To be fair, we can get a sense of how a manager impacts player development by seeing how his players, especially the young ones, perform from year to year. There is randomness involved in that, yes, but we can discern some signal from the noise. What goes on in the clubhouse, however, is unknowable except in extreme cases.

Bobby Valentine’s disastrous year with the Red Sox was well documented. The Washington Post’s Barry Svrluga wrote an in-depth article on how Matt Williams lost the clubhouse in 2015. It was an excellent piece of reporting. These are just two examples where the public pretty much knew how poorly the managers were performing in all aspects of their jobs. It is easy to defend their firings.

As for Farrell, Baker, and Girardi, we know very little. I can’t go over their in-game tactics in detail, but suffice it to say that firing them on the basis of that is a hard sell. Baker did have some odd lineups, especially how often he batted Anthony Rendón sixth, but it is honestly a minor thing.

I have come across some fair arguments as to why it made sense to move on from Farrell, but it seems that Baker and Girardi surprised people more. It appears that the front offices decided to move on for reasons that we will never know. The point is that the front office knows when there are clubhouse issues, and of course they know if the manager is clashing with them. For the on-field stuff, they can simply consult the analytics group to assess the decision making.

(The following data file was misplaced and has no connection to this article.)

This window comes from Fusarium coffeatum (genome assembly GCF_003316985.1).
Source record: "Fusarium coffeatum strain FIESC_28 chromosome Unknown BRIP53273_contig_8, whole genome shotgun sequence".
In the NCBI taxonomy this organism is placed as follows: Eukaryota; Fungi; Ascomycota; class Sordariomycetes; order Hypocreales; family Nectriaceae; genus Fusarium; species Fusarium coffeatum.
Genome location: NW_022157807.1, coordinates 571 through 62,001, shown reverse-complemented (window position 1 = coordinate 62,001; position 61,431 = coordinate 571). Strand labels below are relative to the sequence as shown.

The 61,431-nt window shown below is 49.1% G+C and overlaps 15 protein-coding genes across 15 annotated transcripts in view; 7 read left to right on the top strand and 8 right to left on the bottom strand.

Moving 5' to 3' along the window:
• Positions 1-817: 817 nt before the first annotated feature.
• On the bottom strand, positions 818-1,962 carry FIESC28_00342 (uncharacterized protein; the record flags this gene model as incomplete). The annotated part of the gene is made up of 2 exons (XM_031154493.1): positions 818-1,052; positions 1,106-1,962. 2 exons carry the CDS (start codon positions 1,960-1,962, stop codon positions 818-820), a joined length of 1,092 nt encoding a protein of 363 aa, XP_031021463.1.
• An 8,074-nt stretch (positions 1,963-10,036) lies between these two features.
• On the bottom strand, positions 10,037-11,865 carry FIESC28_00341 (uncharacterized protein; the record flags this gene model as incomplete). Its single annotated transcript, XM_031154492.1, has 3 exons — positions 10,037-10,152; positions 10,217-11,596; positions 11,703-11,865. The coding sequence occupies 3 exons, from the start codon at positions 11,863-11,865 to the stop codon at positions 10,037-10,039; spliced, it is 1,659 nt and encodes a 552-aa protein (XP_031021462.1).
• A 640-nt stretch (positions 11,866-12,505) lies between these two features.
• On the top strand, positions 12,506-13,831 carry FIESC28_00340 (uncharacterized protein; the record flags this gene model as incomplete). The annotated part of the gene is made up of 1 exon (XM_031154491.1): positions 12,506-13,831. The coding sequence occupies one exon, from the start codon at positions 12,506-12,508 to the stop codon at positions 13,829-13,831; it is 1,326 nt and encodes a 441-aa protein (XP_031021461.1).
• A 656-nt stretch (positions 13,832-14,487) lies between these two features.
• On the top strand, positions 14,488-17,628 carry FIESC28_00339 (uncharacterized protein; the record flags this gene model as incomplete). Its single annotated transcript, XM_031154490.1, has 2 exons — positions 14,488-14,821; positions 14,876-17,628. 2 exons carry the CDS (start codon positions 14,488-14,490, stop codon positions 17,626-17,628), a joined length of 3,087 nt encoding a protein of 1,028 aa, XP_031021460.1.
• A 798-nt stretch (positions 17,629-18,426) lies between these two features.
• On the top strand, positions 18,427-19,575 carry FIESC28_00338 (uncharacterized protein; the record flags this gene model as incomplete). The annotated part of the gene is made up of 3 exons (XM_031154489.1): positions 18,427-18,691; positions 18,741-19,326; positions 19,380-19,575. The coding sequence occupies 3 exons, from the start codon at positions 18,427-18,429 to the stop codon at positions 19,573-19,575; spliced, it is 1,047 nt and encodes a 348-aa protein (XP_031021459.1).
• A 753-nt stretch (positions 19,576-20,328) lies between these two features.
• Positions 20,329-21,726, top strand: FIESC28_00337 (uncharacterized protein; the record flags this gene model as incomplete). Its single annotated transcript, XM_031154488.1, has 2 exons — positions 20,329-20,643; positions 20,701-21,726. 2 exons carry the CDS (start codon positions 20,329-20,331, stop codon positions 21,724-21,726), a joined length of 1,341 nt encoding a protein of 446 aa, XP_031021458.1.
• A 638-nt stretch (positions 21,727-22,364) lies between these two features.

I’m very curious as to what exactly the reasons were behind the firings of these managers. The front offices were unsurprisingly very coy about their reasoning. If this is a sign that baseball is moving towards assessing their managers more directly, then I’m all for it. Team record is just a terrible way to do it.

On the other hand, it is possible that these managers were fired due to a lack of playoff success, especially Dusty Baker. If there is any truth to this, then the decision makers deserve to be excoriated. The playoffs are a crapshoot. Firing a manager for that reason demonstrates a complete lack of the fundamentals of how baseball works. Even if you can point to a specific in-game decision or decisions that cost a team a playoff game, that is a brutal way to for a manager to lose his job.

Back to Matt Williams for a moment, remember that the Nationals won 96 games in his first year. The 2015 season proved how bad he was, so do you think it is reasonable to believe that he was any better the year before? A great team can have a bad manager. A terrible team can have a good manager. It could be that front offices are finally learning this, and therefore putting more focus on evaluating what goes on behind the scenes.

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Luis Torres is a Featured Writer at Beyond the Box Score. He is a medicinal chemist by day, baseball analyst by night. You can follow him on Twitter at @Chemtorres21.